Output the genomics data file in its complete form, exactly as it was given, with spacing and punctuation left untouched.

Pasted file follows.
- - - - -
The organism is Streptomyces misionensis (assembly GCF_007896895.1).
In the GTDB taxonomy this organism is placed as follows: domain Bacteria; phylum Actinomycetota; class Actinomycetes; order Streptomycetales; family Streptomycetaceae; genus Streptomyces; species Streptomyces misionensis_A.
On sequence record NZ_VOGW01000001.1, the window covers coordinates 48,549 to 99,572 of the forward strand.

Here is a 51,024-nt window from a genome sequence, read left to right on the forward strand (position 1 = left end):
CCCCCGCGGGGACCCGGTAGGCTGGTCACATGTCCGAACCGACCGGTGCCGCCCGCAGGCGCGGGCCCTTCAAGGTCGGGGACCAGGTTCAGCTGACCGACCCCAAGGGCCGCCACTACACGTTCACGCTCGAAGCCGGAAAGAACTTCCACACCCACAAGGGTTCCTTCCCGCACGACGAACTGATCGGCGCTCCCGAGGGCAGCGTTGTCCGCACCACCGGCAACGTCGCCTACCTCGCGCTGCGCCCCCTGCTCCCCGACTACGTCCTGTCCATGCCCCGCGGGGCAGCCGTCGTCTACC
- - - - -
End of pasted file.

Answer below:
The organism is Streptomyces misionensis (assembly GCF_007896895.1).
In the GTDB taxonomy this organism is placed as follows: domain Bacteria; phylum Actinomycetota; class Actinomycetes; order Streptomycetales; family Streptomycetaceae; genus Streptomyces; species Streptomyces misionensis_A.
On sequence record NZ_VOGW01000001.1, the window covers coordinates 48,549 to 99,572 of the forward strand.

Here is a 51,024-nt window from a genome sequence, read left to right on the forward strand (position 1 = left end):
CCCCCGCGGGGACCCGGTAGGCTGGTCACATGTCCGAACCGACCGGTGCCGCCCGCAGGCGCGGGCCCTTCAAGGTCGGGGACCAGGTTCAGCTGACCGACCCCAAGGGCCGCCACTACACGTTCACGCTCGAAGCCGGAAAGAACTTCCACACCCACAAGGGTTCCTTCCCGCACGACGAACTGATCGGCGCTCCCGAGGGCAGCGTTGTCCGCACCACCGGCAACGTCGCCTACCTCGCGCTGCGCCCCCTGCTCCCCGACTACGTCCTGTCCATGCCCCGCGGGGCAGCCGTCGTCTACC